Government cannot be waiting for the media to expose corruption; Government must be telling the media how it is dealing with corruption. Beyond those cases that have been reported on, there are many people in Government and at parastatals who have information on other incidences and patterns of graft and abuse and these should be acted on without first having to wait for media exposure.

It should be made clear to the corrupt that they are better off resigning now rather than waiting for media exposure and subsequent public trials. Because they certainly shall be exposed, and the public shall demand justice.

What we ask Government now is: what is it doing?



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    Frank 10 years ago

    This is a good article is correct to the bone . It appears government is doing nothing. This means most beneficiaries of this looting are highly placed government officials who are required now arrest these culprits . All they are now saying is that cant dwell on the past or that newspapers can’t give sufficient evidence. So mr editor font cry about sanctions the real problem is ourselves

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    This editorial coment,comming from the Herald makes good reading. Lots of valid points have been raised. The only problem is that the public would not be wanting them to resign. They should be relieved of thier duties, assets frozen pending an investigation, and if the allegations are proved to be correCt prosecuted. That “he has been punished enough” by Moyo wont wash.Chombo needs to also be relieved of his duties and investigated.AND THEN I WOKE UP…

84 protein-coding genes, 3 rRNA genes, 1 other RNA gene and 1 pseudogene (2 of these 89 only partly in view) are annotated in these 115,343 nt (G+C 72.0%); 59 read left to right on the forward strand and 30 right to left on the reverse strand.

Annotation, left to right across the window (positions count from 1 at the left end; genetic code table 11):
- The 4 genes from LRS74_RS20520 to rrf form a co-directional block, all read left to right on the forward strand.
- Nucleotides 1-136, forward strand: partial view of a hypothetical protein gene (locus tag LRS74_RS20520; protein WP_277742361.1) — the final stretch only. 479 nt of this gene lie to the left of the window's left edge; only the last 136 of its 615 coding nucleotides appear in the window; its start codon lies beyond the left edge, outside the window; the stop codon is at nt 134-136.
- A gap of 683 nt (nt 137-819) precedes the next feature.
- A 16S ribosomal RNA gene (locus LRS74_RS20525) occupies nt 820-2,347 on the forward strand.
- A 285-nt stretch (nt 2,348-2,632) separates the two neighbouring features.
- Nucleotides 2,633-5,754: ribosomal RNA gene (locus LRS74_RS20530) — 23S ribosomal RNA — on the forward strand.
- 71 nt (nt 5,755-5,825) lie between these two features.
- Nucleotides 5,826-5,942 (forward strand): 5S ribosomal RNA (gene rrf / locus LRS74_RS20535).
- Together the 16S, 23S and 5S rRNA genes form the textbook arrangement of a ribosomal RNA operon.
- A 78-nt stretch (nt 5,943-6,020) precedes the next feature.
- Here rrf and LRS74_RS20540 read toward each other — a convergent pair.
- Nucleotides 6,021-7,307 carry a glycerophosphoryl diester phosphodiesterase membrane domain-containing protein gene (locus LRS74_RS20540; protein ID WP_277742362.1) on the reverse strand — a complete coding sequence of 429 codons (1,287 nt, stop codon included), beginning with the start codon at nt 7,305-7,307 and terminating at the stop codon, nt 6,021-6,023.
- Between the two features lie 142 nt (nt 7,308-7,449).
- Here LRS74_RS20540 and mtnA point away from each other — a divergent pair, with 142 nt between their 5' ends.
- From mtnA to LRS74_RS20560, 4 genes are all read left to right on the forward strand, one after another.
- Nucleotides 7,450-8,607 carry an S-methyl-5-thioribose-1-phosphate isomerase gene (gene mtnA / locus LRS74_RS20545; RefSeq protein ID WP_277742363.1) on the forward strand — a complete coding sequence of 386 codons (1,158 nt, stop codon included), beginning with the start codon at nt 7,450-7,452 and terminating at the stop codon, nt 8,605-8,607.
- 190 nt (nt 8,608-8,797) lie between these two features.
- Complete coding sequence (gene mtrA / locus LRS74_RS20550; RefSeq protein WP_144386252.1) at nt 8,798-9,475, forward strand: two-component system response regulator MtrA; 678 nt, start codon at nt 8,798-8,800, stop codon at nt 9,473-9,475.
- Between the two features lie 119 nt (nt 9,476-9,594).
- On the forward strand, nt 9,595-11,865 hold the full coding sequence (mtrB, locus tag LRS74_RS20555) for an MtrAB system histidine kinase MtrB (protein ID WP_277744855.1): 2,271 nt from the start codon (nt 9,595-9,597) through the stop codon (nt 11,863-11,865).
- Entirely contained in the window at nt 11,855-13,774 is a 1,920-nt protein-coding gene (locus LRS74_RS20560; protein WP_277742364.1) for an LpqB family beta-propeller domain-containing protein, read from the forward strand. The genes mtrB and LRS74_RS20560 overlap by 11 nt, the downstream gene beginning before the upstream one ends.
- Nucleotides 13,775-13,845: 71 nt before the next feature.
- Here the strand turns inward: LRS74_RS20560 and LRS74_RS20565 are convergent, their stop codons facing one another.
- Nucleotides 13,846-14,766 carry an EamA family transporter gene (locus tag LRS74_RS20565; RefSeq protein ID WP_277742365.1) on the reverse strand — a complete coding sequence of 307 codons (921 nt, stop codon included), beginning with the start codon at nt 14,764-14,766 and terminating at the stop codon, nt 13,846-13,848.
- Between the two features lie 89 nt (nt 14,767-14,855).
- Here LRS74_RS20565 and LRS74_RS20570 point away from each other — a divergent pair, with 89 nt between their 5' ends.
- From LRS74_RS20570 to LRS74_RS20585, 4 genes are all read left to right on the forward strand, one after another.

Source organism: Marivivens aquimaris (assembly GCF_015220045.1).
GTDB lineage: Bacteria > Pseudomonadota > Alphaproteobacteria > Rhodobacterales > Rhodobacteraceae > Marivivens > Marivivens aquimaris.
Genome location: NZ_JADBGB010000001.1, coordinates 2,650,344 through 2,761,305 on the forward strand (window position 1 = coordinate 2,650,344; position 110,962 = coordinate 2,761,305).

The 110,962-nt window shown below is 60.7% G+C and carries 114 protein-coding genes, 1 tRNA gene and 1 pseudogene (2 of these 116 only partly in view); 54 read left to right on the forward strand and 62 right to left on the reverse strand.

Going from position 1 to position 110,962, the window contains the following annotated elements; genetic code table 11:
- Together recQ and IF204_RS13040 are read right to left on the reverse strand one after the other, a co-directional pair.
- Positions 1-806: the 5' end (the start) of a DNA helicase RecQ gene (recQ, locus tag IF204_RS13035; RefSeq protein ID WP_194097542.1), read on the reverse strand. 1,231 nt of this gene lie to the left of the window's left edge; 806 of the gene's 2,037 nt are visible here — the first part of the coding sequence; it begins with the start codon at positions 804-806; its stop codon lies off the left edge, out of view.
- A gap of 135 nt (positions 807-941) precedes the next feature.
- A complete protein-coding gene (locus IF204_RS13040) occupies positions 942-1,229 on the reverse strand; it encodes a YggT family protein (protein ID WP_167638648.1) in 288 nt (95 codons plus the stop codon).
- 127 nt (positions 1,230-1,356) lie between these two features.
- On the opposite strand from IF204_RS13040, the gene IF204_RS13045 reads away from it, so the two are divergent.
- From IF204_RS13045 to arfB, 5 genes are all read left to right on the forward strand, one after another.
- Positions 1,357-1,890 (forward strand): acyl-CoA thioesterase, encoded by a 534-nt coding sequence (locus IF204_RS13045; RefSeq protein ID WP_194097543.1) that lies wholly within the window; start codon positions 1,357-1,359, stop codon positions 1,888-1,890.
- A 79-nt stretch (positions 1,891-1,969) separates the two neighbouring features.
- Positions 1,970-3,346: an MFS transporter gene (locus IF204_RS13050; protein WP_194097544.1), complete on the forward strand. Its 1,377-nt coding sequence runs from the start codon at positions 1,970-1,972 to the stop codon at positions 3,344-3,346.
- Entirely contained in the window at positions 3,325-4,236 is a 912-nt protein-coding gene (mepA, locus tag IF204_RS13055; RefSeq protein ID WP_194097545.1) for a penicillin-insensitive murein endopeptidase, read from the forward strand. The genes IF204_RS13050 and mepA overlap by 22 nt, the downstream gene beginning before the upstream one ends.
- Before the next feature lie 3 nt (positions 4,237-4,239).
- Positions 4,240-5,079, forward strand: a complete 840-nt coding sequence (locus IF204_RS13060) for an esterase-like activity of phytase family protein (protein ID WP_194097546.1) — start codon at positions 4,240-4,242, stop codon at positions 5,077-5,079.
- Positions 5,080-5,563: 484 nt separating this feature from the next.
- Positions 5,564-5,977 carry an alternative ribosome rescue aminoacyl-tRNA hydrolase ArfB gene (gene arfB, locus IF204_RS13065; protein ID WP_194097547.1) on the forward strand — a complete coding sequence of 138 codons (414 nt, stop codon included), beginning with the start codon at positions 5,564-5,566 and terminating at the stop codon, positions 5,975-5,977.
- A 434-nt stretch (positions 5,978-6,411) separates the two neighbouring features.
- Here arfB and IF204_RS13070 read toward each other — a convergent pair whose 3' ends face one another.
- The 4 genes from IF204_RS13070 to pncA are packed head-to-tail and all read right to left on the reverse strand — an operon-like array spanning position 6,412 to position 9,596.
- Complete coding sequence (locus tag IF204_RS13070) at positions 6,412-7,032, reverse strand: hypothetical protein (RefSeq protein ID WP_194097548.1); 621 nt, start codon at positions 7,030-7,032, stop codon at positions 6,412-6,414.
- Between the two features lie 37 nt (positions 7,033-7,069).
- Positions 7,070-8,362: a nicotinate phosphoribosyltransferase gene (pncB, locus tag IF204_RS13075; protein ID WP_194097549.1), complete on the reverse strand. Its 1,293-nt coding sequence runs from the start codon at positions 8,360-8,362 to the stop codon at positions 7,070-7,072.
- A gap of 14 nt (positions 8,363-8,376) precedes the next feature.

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      We pay huge Zesa bills and yet we have constant power cuts and now are told that tariffs are going up quite substantially!! Where is the money going? The same goes for every government department. What about the toll gate charges (our roads are a mess and the company that was fixing the Harare Mutare road were never paid), the radio licensing fees, rates (there is litter everywhere, pavements are not kept tidy, the place stinks of sewage) Where does the money go!! And yet there are some ministers that are stinking rich and proud of it! Shame on you!!

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    I am beginning to realise that the power of public protest cannot be ignored forever by any politician.The fact that a state media is coming out with this strong criticism gives me hope that our outcry is being listened to,hopefully somebody in government will at last take action to minimise this corruption and looting.
    What is needed is one strong action taken against one of these looters,then the rest will be scared to death because these guys are chance takers who are very weak and stupid in their looting style.I am sure these managers in Harare city are now having sleepless nights because they do not know what the end game will be.Their families are now suffering mentally because wherever they go their friends look at them with shame and hate for what their fathers and husbands have done to inflict suffering to the masses.
    It is right to say crime does not pay because it has serious side effects to your family.

  • comment-avatar
    C .MOYO 10 years ago